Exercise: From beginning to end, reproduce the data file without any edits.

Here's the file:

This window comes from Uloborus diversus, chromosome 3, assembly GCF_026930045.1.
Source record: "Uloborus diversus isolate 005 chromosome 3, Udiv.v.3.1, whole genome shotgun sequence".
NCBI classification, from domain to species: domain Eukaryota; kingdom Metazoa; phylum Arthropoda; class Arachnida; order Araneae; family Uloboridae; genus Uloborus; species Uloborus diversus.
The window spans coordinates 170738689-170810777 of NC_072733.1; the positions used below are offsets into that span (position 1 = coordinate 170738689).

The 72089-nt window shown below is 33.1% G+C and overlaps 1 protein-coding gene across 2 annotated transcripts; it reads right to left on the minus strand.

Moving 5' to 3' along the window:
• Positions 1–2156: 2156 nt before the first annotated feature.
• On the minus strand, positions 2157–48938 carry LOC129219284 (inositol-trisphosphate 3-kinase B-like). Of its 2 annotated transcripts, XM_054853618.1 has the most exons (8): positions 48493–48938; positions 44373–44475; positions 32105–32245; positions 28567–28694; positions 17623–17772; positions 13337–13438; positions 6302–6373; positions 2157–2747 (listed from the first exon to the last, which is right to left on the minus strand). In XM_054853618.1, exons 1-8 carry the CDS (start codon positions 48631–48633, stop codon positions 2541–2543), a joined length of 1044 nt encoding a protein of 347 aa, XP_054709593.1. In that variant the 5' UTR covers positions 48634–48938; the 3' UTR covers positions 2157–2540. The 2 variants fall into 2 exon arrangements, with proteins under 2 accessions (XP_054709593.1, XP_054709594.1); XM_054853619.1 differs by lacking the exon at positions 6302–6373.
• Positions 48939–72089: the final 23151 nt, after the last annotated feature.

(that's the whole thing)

This window comes from Uloborus diversus, chromosome 3, assembly GCF_026930045.1.
Source record: "Uloborus diversus isolate 005 chromosome 3, Udiv.v.3.1, whole genome shotgun sequence".
NCBI classification, from domain to species: domain Eukaryota; kingdom Metazoa; phylum Arthropoda; class Arachnida; order Araneae; family Uloboridae; genus Uloborus; species Uloborus diversus.
The window spans coordinates 170738689-170810777 of NC_072733.1; the positions used below are offsets into that span (position 1 = coordinate 170738689).

The 72089-nt window shown below is 33.1% G+C and overlaps 1 protein-coding gene across 2 annotated transcripts; it reads right to left on the minus strand.

Moving 5' to 3' along the window:
• Positions 1–2156: 2156 nt before the first annotated feature.
• On the minus strand, positions 2157–48938 carry LOC129219284 (inositol-trisphosphate 3-kinase B-like). Of its 2 annotated transcripts, XM_054853618.1 has the most exons (8): positions 48493–48938; positions 44373–44475; positions 32105–32245; positions 28567–28694; positions 17623–17772; positions 13337–13438; positions 6302–6373; positions 2157–2747 (listed from the first exon to the last, which is right to left on the minus strand). In XM_054853618.1, exons 1-8 carry the CDS (start codon positions 48631–48633, stop codon positions 2541–2543), a joined length of 1044 nt encoding a protein of 347 aa, XP_054709593.1. In that variant the 5' UTR covers positions 48634–48938; the 3' UTR covers positions 2157–2540. The 2 variants fall into 2 exon arrangements, with proteins under 2 accessions (XP_054709593.1, XP_054709594.1); XM_054853619.1 differs by lacking the exon at positions 6302–6373.
• Positions 48939–72089: the final 23151 nt, after the last annotated feature.